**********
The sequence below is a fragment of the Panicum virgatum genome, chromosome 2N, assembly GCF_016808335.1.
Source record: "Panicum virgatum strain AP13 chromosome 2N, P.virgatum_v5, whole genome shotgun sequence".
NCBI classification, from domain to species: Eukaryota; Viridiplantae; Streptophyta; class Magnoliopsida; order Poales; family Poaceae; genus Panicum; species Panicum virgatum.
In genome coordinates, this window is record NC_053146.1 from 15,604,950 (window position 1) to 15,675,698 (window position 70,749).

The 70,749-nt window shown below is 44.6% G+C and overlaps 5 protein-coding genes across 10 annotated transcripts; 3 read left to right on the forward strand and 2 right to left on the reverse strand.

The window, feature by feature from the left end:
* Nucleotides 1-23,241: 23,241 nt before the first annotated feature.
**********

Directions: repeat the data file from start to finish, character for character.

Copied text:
The sequence below is a fragment of the Panicum virgatum genome, chromosome 2N, assembly GCF_016808335.1.
Source record: "Panicum virgatum strain AP13 chromosome 2N, P.virgatum_v5, whole genome shotgun sequence".
NCBI classification, from domain to species: Eukaryota; Viridiplantae; Streptophyta; class Magnoliopsida; order Poales; family Poaceae; genus Panicum; species Panicum virgatum.
In genome coordinates, this window is record NC_053146.1 from 15,604,950 (window position 1) to 15,675,698 (window position 70,749).

The 70,749-nt window shown below is 44.6% G+C and overlaps 5 protein-coding genes across 10 annotated transcripts; 3 read left to right on the forward strand and 2 right to left on the reverse strand.

The window, feature by feature from the left end:
* Nucleotides 1-23,241: 23,241 nt before the first annotated feature.